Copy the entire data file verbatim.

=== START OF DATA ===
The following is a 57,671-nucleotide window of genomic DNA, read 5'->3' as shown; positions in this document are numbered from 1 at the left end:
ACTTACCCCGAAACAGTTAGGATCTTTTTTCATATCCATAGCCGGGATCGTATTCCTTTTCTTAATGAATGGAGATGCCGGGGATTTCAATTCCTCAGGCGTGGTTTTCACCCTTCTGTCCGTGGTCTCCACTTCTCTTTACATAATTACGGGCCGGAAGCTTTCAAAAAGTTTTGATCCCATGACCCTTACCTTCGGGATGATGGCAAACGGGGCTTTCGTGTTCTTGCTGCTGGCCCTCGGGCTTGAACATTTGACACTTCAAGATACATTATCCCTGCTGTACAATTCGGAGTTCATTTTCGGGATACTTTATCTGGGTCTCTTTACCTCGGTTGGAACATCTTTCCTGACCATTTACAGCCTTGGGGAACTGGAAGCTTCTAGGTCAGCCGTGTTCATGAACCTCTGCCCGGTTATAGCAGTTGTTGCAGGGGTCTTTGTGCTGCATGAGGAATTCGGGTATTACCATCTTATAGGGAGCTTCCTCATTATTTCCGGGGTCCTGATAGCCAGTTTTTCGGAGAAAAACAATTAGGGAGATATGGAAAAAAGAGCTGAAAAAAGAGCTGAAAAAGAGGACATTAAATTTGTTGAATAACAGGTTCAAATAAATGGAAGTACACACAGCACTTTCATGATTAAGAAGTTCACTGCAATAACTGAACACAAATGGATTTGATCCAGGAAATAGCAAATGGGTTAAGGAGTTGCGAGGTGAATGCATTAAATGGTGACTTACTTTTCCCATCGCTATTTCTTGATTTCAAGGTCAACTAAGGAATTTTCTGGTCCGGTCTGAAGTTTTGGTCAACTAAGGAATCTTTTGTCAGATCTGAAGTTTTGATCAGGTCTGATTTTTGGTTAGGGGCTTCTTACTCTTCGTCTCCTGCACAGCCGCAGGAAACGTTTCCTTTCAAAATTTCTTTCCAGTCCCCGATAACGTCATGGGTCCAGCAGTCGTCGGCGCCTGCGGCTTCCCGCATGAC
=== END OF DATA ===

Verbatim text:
The following is a 57,671-nucleotide window of genomic DNA, read 5'->3' as shown; positions in this document are numbered from 1 at the left end:
ACTTACCCCGAAACAGTTAGGATCTTTTTTCATATCCATAGCCGGGATCGTATTCCTTTTCTTAATGAATGGAGATGCCGGGGATTTCAATTCCTCAGGCGTGGTTTTCACCCTTCTGTCCGTGGTCTCCACTTCTCTTTACATAATTACGGGCCGGAAGCTTTCAAAAAGTTTTGATCCCATGACCCTTACCTTCGGGATGATGGCAAACGGGGCTTTCGTGTTCTTGCTGCTGGCCCTCGGGCTTGAACATTTGACACTTCAAGATACATTATCCCTGCTGTACAATTCGGAGTTCATTTTCGGGATACTTTATCTGGGTCTCTTTACCTCGGTTGGAACATCTTTCCTGACCATTTACAGCCTTGGGGAACTGGAAGCTTCTAGGTCAGCCGTGTTCATGAACCTCTGCCCGGTTATAGCAGTTGTTGCAGGGGTCTTTGTGCTGCATGAGGAATTCGGGTATTACCATCTTATAGGGAGCTTCCTCATTATTTCCGGGGTCCTGATAGCCAGTTTTTCGGAGAAAAACAATTAGGGAGATATGGAAAAAAGAGCTGAAAAAAGAGCTGAAAAAGAGGACATTAAATTTGTTGAATAACAGGTTCAAATAAATGGAAGTACACACAGCACTTTCATGATTAAGAAGTTCACTGCAATAACTGAACACAAATGGATTTGATCCAGGAAATAGCAAATGGGTTAAGGAGTTGCGAGGTGAATGCATTAAATGGTGACTTACTTTTCCCATCGCTATTTCTTGATTTCAAGGTCAACTAAGGAATTTTCTGGTCCGGTCTGAAGTTTTGGTCAACTAAGGAATCTTTTGTCAGATCTGAAGTTTTGATCAGGTCTGATTTTTGGTTAGGGGCTTCTTACTCTTCGTCTCCTGCACAGCCGCAGGAAACGTTTCCTTTCAAAATTTCTTTCCAGTCCCCGATAACGTCATGGGTCCAGCAGTCGTCGGCGCCTGCGGCTTCCCGCATGAC